5

It will be noted that the sum representing tax is deducted from the gross amount of the fees payable to the specified person and as income tax is payable on profits (that is, gross fees less expenses) it is obvious that the tax collected during the year (called in the statute "the appropriate tax") and forwarded to the Collector will be greater than the tax which these fees will ultimately attract and may, depending on the existence of other income which the taxpayer may have, be greater than the total tax which the taxpayer may have to pay when his tax liability for the period in which deductions were made is finally determined.

(b) Credit for tax collected.
6

When the tax payable by a "specified person" comes to be assessed for any year of assessment he is required to include in his returns the full amount of the fee which he was entitled to receive from the Board without taking into account the deductions made from it and paid over to the Collector (section 15(2)). He is then assessed to tax and when the assessment is finalised he is bound to pay over the sum due, like all other taxpayers. To avoid double-payment however provision was made in section 18(2) for giving the "specified person" credit for the sum collected at source. This provision had to take into account the fact that a self-employed person like Dr. D was, in 1987, subject to income tax under Schedule D Case II and tax was charged on profits and gains of the year preceding the year of assessment. This year was treated for the purposes of the 1987 Act as the "basis year" for the year of assessment (section 13(1)). Section 18(2) provided that when in relation to a year of assessment an individual bore withholding tax referable to the basis period he could claim to have the amount of this withholding set against his income tax liability for the same accounting period and when the amount of the withholding tax exceeded his income tax liability for that period he was entitled to have the excess refunded to him.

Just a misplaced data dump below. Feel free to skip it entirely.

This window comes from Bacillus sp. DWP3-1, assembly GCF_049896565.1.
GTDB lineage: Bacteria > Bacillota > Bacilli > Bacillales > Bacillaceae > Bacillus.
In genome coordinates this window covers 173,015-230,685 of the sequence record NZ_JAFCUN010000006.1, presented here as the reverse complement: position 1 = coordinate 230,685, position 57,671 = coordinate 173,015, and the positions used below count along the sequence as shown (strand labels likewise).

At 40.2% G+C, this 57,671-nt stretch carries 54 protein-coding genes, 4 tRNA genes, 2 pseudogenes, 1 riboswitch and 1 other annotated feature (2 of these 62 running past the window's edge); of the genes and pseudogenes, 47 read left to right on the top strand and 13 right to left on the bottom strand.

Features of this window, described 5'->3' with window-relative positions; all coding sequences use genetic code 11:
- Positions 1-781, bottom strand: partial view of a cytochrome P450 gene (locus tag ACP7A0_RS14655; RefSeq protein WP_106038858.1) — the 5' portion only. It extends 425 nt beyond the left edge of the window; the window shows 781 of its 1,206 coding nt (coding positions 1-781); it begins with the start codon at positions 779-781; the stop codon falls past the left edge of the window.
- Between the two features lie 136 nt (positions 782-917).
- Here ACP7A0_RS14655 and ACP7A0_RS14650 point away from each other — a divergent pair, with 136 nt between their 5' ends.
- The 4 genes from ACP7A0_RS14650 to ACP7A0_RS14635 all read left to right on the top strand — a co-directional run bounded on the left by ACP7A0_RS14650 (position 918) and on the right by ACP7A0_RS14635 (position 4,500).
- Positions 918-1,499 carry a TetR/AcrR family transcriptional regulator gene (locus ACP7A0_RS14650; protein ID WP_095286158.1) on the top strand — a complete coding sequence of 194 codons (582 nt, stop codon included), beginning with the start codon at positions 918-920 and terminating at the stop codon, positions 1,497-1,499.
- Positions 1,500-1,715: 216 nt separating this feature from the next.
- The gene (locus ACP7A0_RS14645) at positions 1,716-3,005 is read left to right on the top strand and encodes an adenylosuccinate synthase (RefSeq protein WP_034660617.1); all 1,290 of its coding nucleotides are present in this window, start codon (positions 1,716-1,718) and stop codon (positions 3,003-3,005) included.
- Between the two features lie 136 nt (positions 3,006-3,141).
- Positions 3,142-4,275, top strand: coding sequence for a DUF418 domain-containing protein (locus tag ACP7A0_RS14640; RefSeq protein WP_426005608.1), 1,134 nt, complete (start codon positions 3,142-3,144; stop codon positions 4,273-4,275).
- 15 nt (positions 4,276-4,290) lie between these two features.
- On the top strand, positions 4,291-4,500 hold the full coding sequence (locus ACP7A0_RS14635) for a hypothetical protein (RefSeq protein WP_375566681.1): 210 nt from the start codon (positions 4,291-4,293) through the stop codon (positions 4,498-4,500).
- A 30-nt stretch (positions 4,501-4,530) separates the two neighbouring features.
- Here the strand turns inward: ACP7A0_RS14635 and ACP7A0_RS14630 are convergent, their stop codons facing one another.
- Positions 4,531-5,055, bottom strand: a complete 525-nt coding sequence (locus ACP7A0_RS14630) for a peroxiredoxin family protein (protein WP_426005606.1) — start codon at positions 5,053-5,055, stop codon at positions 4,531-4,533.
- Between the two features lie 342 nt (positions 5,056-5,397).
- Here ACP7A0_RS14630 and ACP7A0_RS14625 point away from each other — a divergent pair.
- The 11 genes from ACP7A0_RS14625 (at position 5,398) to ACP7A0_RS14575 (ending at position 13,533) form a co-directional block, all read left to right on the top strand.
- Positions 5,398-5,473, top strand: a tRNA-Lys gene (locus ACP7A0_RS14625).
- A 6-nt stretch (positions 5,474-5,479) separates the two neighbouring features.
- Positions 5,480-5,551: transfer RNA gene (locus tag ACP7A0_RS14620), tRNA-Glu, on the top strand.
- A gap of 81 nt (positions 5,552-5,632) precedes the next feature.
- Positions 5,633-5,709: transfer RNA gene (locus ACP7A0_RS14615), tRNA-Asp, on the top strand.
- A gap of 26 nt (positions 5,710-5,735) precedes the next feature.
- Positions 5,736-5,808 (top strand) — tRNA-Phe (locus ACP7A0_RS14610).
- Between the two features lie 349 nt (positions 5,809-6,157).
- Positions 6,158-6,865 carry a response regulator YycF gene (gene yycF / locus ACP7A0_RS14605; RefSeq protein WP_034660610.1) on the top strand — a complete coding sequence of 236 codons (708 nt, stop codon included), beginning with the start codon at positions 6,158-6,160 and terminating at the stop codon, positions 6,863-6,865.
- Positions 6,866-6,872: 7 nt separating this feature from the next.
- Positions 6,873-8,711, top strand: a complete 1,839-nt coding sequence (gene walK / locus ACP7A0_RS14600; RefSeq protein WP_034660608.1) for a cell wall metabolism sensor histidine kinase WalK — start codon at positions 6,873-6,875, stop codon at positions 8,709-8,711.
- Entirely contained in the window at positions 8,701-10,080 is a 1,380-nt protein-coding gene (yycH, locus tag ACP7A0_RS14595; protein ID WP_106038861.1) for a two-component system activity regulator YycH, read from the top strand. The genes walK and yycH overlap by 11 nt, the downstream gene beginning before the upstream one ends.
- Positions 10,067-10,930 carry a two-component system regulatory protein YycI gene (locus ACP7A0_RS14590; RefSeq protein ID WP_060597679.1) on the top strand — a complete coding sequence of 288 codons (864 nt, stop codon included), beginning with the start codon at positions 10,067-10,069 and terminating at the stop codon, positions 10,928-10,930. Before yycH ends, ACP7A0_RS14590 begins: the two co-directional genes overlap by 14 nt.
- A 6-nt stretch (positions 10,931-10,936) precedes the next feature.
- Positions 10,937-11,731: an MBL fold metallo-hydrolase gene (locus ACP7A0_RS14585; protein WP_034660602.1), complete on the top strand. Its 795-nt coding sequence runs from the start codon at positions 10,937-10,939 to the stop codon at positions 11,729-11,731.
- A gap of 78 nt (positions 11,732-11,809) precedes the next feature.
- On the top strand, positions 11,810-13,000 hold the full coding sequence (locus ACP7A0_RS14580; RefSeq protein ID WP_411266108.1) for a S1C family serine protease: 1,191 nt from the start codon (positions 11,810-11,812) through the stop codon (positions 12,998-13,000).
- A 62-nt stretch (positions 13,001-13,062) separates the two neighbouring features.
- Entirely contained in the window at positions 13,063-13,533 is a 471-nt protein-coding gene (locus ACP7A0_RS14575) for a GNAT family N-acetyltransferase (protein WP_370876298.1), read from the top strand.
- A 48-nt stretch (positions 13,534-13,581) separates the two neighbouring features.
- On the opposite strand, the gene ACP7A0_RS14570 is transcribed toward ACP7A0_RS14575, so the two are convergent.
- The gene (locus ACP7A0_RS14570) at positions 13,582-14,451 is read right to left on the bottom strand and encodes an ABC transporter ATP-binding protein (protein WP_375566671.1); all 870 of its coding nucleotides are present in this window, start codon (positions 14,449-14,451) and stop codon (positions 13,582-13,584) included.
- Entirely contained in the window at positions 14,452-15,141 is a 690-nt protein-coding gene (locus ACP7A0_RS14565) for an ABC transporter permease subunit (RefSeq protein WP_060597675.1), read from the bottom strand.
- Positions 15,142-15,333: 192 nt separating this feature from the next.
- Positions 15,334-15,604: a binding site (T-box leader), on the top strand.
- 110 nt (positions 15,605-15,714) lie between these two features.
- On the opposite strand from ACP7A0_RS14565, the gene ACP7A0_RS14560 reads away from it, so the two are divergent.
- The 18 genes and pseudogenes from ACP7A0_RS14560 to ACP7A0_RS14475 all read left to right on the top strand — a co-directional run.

7

There is no complaint about section 18(2) as originally drafted; the double-payment effect was nullified because the amount of tax deducted during one accounting period could be set against the income tax payable for the same accounting period.

(c) Interim refunds of tax collected.
8

It was recognised that the scheme which I have just described could cause hardship not only because the amount deducted during any accounting period might be greater than the actual tax liability for that period but also because a delay could arise in finalising the tax liability for that accounting period. And so section 19 contained provisions for the payment of an interim refund of the tax deducted in certain circumstances. This section has relevance to the issues in this case and I should briefly refer to it.

9

Before any refund can be claimed a statutory requirement must be satisfied; it must be shown that the profits of the "basis period" immediately preceding that which is the subject to the claim have been finalised and the tax payable in respect of that period paid (Section 19(2)). The amount of interim refund, is a limited one. It is the excess of the total of the withholding tax deducted over the amount of the taxation paid in the previous accounting period (less certain other possible deductions which it is unnecessary to detail) (section 19(3)).

10

In addition in a case of "particular hardship" the Revenue Commissioners are empowered to waive compliance with the requirement and make an interim refund of such amount as they think is "just and reasonable" (section 19(5)).

(d) The 1990 Amendments
11

A decision was taken relating to the assessment of self-employed persons which had consequences for the withholding tax regime which I have just described and which resulted in the amendments to it which have given rise to these proceedings. The decision was to amend section 58 of the 1967 Income Tax Act so that from the year 1990/91 and subsequent years of assessment tax became chargeable under Case I and II of Schedule D on the profits and gains of the year of assessment, instead of on the profits and gains for the year preceding the year of assessment (section 14 of the Finance Act, 1990).

12

I will explain in a moment why it was considered necessary to amend the withholding tax regime consequent on this decision. The amendment with which we are concerned is to be found in section 26 (1) of the Finance Act, 1990.This amended section 18 of the 1987 Act (which, it will be recalled, allowed a credit for withholding tax against income tax liability) and added a new subsection. The result was that withholding tax deducted in any year of assessment is not available for credit against a taxpayers ultimate liability to income tax, pay related social insurance,...